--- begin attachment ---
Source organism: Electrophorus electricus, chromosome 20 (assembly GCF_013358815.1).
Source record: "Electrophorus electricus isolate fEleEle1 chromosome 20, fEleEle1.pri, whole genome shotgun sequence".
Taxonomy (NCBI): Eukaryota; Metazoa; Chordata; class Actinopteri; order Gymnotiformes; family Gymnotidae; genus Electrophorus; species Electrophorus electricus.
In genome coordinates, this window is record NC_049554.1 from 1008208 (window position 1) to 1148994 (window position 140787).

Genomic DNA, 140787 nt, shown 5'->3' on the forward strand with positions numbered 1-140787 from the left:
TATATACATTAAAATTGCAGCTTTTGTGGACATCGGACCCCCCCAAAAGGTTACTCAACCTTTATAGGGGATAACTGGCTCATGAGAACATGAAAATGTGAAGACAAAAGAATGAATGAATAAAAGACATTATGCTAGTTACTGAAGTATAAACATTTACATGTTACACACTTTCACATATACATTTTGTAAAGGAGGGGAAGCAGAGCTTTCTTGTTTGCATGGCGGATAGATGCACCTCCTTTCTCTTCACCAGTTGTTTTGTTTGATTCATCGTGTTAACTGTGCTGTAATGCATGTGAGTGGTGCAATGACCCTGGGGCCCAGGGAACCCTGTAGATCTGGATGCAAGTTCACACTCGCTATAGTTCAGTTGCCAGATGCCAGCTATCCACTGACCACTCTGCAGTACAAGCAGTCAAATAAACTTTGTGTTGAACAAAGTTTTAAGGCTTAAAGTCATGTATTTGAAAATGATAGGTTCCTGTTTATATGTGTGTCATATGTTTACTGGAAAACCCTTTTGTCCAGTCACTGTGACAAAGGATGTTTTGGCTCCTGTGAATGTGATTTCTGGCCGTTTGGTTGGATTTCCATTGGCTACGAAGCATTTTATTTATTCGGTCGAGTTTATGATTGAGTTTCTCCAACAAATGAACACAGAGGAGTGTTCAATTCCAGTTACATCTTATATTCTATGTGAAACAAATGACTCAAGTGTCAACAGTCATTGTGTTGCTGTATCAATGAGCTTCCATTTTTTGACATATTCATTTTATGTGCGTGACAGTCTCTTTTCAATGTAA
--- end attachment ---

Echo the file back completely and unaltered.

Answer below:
Source organism: Electrophorus electricus, chromosome 20 (assembly GCF_013358815.1).
Source record: "Electrophorus electricus isolate fEleEle1 chromosome 20, fEleEle1.pri, whole genome shotgun sequence".
Taxonomy (NCBI): Eukaryota; Metazoa; Chordata; class Actinopteri; order Gymnotiformes; family Gymnotidae; genus Electrophorus; species Electrophorus electricus.
In genome coordinates, this window is record NC_049554.1 from 1008208 (window position 1) to 1148994 (window position 140787).

Genomic DNA, 140787 nt, shown 5'->3' on the forward strand with positions numbered 1-140787 from the left:
TATATACATTAAAATTGCAGCTTTTGTGGACATCGGACCCCCCCAAAAGGTTACTCAACCTTTATAGGGGATAACTGGCTCATGAGAACATGAAAATGTGAAGACAAAAGAATGAATGAATAAAAGACATTATGCTAGTTACTGAAGTATAAACATTTACATGTTACACACTTTCACATATACATTTTGTAAAGGAGGGGAAGCAGAGCTTTCTTGTTTGCATGGCGGATAGATGCACCTCCTTTCTCTTCACCAGTTGTTTTGTTTGATTCATCGTGTTAACTGTGCTGTAATGCATGTGAGTGGTGCAATGACCCTGGGGCCCAGGGAACCCTGTAGATCTGGATGCAAGTTCACACTCGCTATAGTTCAGTTGCCAGATGCCAGCTATCCACTGACCACTCTGCAGTACAAGCAGTCAAATAAACTTTGTGTTGAACAAAGTTTTAAGGCTTAAAGTCATGTATTTGAAAATGATAGGTTCCTGTTTATATGTGTGTCATATGTTTACTGGAAAACCCTTTTGTCCAGTCACTGTGACAAAGGATGTTTTGGCTCCTGTGAATGTGATTTCTGGCCGTTTGGTTGGATTTCCATTGGCTACGAAGCATTTTATTTATTCGGTCGAGTTTATGATTGAGTTTCTCCAACAAATGAACACAGAGGAGTGTTCAATTCCAGTTACATCTTATATTCTATGTGAAACAAATGACTCAAGTGTCAACAGTCATTGTGTTGCTGTATCAATGAGCTTCCATTTTTTGACATATTCATTTTATGTGCGTGACAGTCTCTTTTCAATGTAA